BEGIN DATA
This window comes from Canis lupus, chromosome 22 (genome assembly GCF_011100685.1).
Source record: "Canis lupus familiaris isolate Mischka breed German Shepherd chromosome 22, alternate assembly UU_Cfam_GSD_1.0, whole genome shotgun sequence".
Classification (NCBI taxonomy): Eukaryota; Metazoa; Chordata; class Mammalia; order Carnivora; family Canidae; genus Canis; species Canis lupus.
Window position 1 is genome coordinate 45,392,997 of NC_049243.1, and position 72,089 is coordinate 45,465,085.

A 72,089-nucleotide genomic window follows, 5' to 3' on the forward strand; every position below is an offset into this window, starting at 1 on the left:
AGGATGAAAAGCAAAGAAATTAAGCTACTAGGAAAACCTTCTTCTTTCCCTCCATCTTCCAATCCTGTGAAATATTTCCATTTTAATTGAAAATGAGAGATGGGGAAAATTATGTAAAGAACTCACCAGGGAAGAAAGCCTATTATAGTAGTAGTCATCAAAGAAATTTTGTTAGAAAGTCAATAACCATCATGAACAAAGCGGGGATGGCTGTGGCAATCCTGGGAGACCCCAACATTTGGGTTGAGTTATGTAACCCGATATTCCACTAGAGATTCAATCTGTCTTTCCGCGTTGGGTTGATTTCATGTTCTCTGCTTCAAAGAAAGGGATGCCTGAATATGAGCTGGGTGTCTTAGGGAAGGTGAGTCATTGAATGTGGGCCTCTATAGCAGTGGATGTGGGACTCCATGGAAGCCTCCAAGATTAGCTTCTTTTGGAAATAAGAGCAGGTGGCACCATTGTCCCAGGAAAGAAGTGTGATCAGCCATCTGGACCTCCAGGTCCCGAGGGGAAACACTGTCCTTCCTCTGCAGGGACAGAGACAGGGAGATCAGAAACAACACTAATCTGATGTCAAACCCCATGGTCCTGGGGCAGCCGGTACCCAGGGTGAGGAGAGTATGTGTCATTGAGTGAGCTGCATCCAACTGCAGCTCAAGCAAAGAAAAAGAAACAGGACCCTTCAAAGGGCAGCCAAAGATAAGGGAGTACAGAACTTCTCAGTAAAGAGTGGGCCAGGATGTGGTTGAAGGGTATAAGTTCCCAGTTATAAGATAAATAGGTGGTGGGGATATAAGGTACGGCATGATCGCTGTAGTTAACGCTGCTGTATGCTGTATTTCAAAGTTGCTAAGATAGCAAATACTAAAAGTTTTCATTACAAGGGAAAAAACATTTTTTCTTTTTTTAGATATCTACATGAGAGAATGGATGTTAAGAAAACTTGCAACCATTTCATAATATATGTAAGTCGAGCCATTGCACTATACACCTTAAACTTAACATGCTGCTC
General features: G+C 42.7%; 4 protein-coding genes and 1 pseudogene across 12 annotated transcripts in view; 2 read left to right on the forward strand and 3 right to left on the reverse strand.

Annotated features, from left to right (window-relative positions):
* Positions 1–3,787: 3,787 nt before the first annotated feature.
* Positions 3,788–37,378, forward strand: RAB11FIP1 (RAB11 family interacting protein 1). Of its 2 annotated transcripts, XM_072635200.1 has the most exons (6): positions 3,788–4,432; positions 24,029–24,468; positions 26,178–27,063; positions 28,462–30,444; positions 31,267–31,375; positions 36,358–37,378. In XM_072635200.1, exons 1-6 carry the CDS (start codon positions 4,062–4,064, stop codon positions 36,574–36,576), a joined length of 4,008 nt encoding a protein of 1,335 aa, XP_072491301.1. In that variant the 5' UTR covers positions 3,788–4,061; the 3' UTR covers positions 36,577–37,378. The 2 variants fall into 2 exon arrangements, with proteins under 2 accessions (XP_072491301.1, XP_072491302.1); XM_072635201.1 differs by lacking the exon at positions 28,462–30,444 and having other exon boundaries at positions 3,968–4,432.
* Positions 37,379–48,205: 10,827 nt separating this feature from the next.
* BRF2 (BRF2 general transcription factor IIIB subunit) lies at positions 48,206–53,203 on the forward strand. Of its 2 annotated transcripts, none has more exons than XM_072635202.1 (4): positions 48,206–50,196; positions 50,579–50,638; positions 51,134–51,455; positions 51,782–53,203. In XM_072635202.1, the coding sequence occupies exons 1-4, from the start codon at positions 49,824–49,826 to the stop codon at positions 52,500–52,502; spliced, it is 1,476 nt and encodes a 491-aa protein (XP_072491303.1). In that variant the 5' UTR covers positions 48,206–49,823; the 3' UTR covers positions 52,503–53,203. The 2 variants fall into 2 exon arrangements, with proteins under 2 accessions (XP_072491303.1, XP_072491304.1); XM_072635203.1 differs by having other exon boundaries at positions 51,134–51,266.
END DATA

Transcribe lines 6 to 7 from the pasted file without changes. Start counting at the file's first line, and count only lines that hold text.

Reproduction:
AGGATGAAAAGCAAAGAAATTAAGCTACTAGGAAAACCTTCTTCTTTCCCTCCATCTTCCAATCCTGTGAAATATTTCCATTTTAATTGAAAATGAGAGATGGGGAAAATTATGTAAAGAACTCACCAGGGAAGAAAGCCTATTATAGTAGTAGTCATCAAAGAAATTTTGTTAGAAAGTCAATAACCATCATGAACAAAGCGGGGATGGCTGTGGCAATCCTGGGAGACCCCAACATTTGGGTTGAGTTATGTAACCCGATATTCCACTAGAGATTCAATCTGTCTTTCCGCGTTGGGTTGATTTCATGTTCTCTGCTTCAAAGAAAGGGATGCCTGAATATGAGCTGGGTGTCTTAGGGAAGGTGAGTCATTGAATGTGGGCCTCTATAGCAGTGGATGTGGGACTCCATGGAAGCCTCCAAGATTAGCTTCTTTTGGAAATAAGAGCAGGTGGCACCATTGTCCCAGGAAAGAAGTGTGATCAGCCATCTGGACCTCCAGGTCCCGAGGGGAAACACTGTCCTTCCTCTGCAGGGACAGAGACAGGGAGATCAGAAACAACACTAATCTGATGTCAAACCCCATGGTCCTGGGGCAGCCGGTACCCAGGGTGAGGAGAGTATGTGTCATTGAGTGAGCTGCATCCAACTGCAGCTCAAGCAAAGAAAAAGAAACAGGACCCTTCAAAGGGCAGCCAAAGATAAGGGAGTACAGAACTTCTCAGTAAAGAGTGGGCCAGGATGTGGTTGAAGGGTATAAGTTCCCAGTTATAAGATAAATAGGTGGTGGGGATATAAGGTACGGCATGATCGCTGTAGTTAACGCTGCTGTATGCTGTATTTCAAAGTTGCTAAGATAGCAAATACTAAAAGTTTTCATTACAAGGGAAAAAACATTTTTTCTTTTTTTAGATATCTACATGAGAGAATGGATGTTAAGAAAACTTGCAACCATTTCATAATATATGTAAGTCGAGCCATTGCACTATACACCTTAAACTTAACATGCTGCTC
General features: G+C 42.7%; 4 protein-coding genes and 1 pseudogene across 12 annotated transcripts in view; 2 read left to right on the forward strand and 3 right to left on the reverse strand.